Yeah, you read it right. Burgerville Records. This is the biggest corporate coup since Andy Pribhol (Pribal) hooked up with Plaid Pantry. And before you start turning up your nose at the Burgerville connection, there are a couple of things to remember. First, Burgerville is locally owned.
If you, like me, participated in Bank Transfer Day, moving your money into a local bank or credit union, then you’ll appreciate the fact that Burgerville is a locally held business, founded in Vancouver (they recently had to close the original store after fifty years of service). As much as a fast-food hamburger joint can, they have committed themselves to going green whenever possible. They are sustained one hundred percent by wind power. They compost their food waste and conscientiously recycle.
They have even begun offering occasional live music events at the Hawthorne Boulevard location in Portland, featuring a variety of local bands. The mood is Fellini-esque, to be sure, but one can take comfort in knowing that the French Fries incense is one-hundred percent trans fat-free canola oil, which is then recycled (about ninety thousand gallons a year). Even a vegan would have to admire their business practices.
In the spirit of all this, comes the debut recording for the Burgerville Records label. And, as if that were not cache enough, one-hundred percent of the profits from sales of this album will go to the Brian Grant Foundation, a non-profit organization that serves as a resource for people stricken with Parkinson’s Disease.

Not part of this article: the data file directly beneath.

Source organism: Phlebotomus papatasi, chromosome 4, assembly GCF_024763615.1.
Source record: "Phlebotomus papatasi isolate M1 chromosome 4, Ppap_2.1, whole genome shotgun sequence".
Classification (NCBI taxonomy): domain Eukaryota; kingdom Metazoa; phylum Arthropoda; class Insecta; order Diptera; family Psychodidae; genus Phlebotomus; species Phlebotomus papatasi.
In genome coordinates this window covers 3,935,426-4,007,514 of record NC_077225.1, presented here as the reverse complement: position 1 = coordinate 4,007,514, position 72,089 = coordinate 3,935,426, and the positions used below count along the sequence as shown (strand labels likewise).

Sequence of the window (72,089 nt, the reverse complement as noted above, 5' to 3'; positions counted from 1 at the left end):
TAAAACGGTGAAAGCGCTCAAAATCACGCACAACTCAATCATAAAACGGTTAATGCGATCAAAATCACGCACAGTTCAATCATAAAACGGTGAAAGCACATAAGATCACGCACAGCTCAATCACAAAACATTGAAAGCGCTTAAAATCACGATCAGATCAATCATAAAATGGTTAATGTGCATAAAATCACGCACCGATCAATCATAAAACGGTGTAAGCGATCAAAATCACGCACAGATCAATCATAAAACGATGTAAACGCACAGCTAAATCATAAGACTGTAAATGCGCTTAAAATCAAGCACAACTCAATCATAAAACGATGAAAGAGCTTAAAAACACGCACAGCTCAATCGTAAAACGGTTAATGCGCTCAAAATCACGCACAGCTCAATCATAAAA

Shakers’ Sessions is a compilation featuring an array of Portland-connected artists, including, Pete Droge, Storm Large, Fernando Viciconte, Steve Wikinson (Gravelpit, Mission 5, Wilkinson Blades), Bart Ferguson (Renegade Saints), Austinite Ian Moore (of the Lossy Coils), and Rob Stroup (Baseboard Heaters, The Blame) singing songs penned by Portland musician, and Parkinson’s patient, Rob Barteletti.
Given the circumstances, some stink has been made locally over the euphemistic title of this venture. Those making the complaints would probably be horrified to know that the annual benefit for Parkinson’s organizations is called the “Shakers’ Ball” and that this project started out with the working title Tremors.
In his book “Always Looking Up: The Adventures Of An Incurable Optimist” Michael J. Fox says that one advantage of Parkinson’s Disease is that the uncontrollable, jerky movements can turn any regular toothbrush into the most powerful electric model. Then there’s Fox’s involvement with the Shake It Up Foundation for Parkinson’s research in Australia. Whole lotta shakin’ goin’on.
The point here being that it would appear as if those afflicted with the disease seem to be desirous of maintaining a sense of humor and a positive outlook regarding their predicament—a perspective that might benefit some of those who criticize from afar.